While the focus of a wedding is on the bride, she's not the only one under pressure to look their best on the big day — the groom needs to shine too! In a formal wedding, trying to stand out amongst your groomsmen, and the sea of tuxedos from your guests can be quite a challenge, but not impossible. The tuxedo is actually a very versatile garment so don't let formality stop you from showing off your personal style. From patterned ties to textured detailing, we'll show you how to give your evening wear some individuality.
Formal weddings usually call for a black tux, limiting your color options, but a textured jacket is a great way to work around that limitation. A velvet jacket in a midnight blue or rich burgundy, for example, can substitute for a tuxedo over a crisp white shirt, black bow tie and tux trousers.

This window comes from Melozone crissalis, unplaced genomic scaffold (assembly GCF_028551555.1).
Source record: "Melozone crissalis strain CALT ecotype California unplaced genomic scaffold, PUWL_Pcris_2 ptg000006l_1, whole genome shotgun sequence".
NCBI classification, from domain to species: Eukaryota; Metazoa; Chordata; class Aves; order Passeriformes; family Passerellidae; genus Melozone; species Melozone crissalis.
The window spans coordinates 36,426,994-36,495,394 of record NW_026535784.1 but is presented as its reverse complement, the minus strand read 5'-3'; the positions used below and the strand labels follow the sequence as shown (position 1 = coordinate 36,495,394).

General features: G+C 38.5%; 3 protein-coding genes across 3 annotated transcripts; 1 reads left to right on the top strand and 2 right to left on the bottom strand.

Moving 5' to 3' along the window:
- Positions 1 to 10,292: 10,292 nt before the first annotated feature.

A traditional three-piece tuxedo, complete with waistcoat or cummerbund, can seem opulent, even for the most traditional groom. Relax the rules of formality by taking a minimalist approach to your formalwear. Ditch the dress shirt for a slim-fit grand dad-collared shirt and leave the bowtie at home entirely.
While we might discourage a patterned suit, there's no reason patterns can't show up in other ways on your tux. The pattern can be as subtle as a black jacquard or as bold as a colorful floral and can be featured on your accessories like your tie, socks, or pocket square. For a casual wedding, you could even get away with a patterned shirt under a deconstructed blazer.
What to wear on your feet may not rank that highly on your list of priorities for your wedding, but shoes are a great way to showcase your style in a tuxedo. If you want to keep things relaxed, try swapping out your black Oxfords for a more casual shoe. A lace-up leather sneaker in neutral tones, or a patent leather loafer — sans socks — can instantly modernize a traditional tux.
With a more formal dress code, the best way to stand out is with subtle changes. Personalize the standard tuxedo look by having your initials — or your bride's initials — sewn onto your shirt's cuff. It's also an easy way to give a rented tux, a custom feel.